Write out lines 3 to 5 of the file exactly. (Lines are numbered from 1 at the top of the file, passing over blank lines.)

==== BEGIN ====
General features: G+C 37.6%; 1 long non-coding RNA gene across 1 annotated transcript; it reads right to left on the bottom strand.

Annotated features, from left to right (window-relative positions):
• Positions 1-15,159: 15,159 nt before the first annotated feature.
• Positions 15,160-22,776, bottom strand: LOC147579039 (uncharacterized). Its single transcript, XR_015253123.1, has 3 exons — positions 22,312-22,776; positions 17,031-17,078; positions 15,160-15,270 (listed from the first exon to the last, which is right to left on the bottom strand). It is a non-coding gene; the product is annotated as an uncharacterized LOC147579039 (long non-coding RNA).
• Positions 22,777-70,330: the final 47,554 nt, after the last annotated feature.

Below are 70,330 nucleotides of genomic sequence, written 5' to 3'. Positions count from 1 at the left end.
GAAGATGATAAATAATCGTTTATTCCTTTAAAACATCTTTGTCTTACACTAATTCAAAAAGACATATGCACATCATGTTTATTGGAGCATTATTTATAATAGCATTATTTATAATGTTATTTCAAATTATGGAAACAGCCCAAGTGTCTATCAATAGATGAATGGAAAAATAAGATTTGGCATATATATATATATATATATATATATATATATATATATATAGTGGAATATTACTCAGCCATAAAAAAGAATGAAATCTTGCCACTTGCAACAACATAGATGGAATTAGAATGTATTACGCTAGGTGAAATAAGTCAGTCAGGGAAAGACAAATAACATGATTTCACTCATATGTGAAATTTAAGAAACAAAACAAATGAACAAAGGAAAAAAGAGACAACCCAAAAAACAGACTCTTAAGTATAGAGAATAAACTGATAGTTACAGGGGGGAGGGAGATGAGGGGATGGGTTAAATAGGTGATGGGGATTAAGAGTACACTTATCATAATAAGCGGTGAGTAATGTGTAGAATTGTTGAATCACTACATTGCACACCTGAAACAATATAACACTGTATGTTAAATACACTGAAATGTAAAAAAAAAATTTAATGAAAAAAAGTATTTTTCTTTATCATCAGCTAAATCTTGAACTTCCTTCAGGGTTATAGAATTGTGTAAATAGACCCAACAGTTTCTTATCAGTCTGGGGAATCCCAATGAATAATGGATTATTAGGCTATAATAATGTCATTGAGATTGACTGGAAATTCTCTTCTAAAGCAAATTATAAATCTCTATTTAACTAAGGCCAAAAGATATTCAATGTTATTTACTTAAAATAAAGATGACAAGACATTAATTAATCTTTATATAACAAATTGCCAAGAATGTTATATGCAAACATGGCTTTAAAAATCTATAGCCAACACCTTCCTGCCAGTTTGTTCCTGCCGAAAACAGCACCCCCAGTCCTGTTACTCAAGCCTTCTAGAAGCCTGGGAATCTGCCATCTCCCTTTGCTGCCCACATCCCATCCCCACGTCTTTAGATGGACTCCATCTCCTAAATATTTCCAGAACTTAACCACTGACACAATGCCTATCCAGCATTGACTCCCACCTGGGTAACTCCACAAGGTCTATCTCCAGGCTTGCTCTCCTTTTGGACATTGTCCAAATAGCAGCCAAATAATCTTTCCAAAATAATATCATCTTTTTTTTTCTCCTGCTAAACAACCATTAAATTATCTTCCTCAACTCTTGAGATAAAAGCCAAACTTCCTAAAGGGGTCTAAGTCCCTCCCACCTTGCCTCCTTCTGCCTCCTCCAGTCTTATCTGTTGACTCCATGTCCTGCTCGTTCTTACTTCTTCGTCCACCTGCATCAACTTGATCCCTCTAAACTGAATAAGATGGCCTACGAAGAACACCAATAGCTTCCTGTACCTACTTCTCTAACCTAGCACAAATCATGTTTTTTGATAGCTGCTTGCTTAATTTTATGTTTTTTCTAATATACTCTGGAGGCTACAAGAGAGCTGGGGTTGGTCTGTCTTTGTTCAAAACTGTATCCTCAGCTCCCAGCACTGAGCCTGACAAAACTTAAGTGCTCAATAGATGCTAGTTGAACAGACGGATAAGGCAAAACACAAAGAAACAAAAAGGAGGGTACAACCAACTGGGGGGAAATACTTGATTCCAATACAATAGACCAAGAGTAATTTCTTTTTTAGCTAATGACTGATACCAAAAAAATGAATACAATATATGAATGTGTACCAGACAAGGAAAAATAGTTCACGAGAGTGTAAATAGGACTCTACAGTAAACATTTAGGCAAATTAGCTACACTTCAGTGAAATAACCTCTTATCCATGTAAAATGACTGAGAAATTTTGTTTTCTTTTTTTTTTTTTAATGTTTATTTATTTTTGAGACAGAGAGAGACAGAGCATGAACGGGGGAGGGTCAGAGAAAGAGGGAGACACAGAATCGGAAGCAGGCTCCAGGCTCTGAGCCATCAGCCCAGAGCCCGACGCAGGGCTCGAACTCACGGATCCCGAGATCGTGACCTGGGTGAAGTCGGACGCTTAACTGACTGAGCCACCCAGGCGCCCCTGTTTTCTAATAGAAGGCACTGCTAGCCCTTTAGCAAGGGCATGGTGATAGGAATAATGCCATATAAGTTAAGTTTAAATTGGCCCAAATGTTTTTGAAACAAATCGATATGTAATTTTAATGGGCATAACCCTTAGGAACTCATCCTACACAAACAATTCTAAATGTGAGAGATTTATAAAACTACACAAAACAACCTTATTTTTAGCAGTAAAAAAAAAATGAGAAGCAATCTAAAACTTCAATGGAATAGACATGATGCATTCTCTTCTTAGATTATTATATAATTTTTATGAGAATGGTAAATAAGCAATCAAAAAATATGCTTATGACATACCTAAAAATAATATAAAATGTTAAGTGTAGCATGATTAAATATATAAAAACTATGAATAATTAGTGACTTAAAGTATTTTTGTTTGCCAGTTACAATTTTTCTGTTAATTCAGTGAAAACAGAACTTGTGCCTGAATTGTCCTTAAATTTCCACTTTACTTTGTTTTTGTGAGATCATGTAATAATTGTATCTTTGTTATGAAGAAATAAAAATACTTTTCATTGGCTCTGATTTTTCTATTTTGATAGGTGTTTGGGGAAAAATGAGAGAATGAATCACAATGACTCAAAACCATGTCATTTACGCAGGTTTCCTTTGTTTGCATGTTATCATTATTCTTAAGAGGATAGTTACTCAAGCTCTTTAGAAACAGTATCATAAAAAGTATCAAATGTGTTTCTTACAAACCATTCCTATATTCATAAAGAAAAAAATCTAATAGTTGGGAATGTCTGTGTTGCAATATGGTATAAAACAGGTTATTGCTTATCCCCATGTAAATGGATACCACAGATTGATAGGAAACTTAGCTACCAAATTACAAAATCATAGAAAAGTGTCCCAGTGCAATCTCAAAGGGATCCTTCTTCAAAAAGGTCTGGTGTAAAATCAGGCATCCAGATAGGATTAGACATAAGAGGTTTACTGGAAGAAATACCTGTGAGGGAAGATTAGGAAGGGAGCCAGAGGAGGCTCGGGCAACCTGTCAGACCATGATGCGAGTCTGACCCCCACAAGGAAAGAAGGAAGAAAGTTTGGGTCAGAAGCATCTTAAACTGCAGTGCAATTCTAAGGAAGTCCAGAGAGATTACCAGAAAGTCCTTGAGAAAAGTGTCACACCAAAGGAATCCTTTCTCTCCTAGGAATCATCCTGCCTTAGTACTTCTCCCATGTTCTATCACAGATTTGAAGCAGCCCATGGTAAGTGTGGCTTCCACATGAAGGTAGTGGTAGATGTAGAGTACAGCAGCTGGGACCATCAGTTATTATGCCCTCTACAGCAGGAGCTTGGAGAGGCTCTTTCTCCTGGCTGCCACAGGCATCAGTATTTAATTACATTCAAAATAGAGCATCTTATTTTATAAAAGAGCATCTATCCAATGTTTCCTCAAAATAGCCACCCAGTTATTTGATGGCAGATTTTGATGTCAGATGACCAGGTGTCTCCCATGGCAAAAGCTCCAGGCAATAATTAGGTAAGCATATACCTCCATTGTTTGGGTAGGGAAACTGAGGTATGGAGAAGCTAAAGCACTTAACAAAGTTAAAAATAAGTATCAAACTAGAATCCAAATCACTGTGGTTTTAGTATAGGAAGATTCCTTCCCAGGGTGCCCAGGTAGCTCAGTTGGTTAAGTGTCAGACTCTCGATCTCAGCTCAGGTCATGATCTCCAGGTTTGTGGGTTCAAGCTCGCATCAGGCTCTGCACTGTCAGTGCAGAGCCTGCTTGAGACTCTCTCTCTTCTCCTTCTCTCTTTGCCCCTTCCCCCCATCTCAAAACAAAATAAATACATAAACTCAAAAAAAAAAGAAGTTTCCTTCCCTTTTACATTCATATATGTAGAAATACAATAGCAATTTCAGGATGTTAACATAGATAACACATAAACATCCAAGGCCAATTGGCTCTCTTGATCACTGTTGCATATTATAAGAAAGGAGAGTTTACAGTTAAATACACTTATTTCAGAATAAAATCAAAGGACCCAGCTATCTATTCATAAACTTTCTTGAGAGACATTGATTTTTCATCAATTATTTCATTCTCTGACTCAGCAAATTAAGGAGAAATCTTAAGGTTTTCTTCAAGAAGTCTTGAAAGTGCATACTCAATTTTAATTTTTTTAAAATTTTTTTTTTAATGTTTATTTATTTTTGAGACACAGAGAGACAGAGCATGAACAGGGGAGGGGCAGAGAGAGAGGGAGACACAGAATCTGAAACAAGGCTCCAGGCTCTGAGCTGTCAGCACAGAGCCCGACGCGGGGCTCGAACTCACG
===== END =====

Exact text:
• Positions 1-15,159: 15,159 nt before the first annotated feature.
• Positions 15,160-22,776, bottom strand: LOC147579039 (uncharacterized). Its single transcript, XR_015253123.1, has 3 exons — positions 22,312-22,776; positions 17,031-17,078; positions 15,160-15,270 (listed from the first exon to the last, which is right to left on the bottom strand). It is a non-coding gene; the product is annotated as an uncharacterized LOC147579039 (long non-coding RNA).
• Positions 22,777-70,330: the final 47,554 nt, after the last annotated feature.